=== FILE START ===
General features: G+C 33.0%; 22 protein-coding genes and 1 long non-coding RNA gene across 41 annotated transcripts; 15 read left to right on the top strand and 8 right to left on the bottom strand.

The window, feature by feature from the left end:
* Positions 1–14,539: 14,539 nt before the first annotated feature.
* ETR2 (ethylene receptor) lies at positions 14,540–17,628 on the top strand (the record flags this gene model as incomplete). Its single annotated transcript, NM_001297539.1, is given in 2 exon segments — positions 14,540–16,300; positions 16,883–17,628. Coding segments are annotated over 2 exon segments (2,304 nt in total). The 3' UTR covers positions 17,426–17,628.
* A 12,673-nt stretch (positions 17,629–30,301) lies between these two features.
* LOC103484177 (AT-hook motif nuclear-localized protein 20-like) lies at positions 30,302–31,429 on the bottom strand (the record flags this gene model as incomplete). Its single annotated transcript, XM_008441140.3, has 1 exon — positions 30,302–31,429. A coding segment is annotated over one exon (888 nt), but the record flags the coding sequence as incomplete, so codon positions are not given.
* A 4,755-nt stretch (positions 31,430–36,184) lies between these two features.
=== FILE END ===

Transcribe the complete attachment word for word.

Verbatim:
General features: G+C 33.0%; 22 protein-coding genes and 1 long non-coding RNA gene across 41 annotated transcripts; 15 read left to right on the top strand and 8 right to left on the bottom strand.

The window, feature by feature from the left end:
* Positions 1–14,539: 14,539 nt before the first annotated feature.
* ETR2 (ethylene receptor) lies at positions 14,540–17,628 on the top strand (the record flags this gene model as incomplete). Its single annotated transcript, NM_001297539.1, is given in 2 exon segments — positions 14,540–16,300; positions 16,883–17,628. Coding segments are annotated over 2 exon segments (2,304 nt in total). The 3' UTR covers positions 17,426–17,628.
* A 12,673-nt stretch (positions 17,629–30,301) lies between these two features.
* LOC103484177 (AT-hook motif nuclear-localized protein 20-like) lies at positions 30,302–31,429 on the bottom strand (the record flags this gene model as incomplete). Its single annotated transcript, XM_008441140.3, has 1 exon — positions 30,302–31,429. A coding segment is annotated over one exon (888 nt), but the record flags the coding sequence as incomplete, so codon positions are not given.
* A 4,755-nt stretch (positions 31,430–36,184) lies between these two features.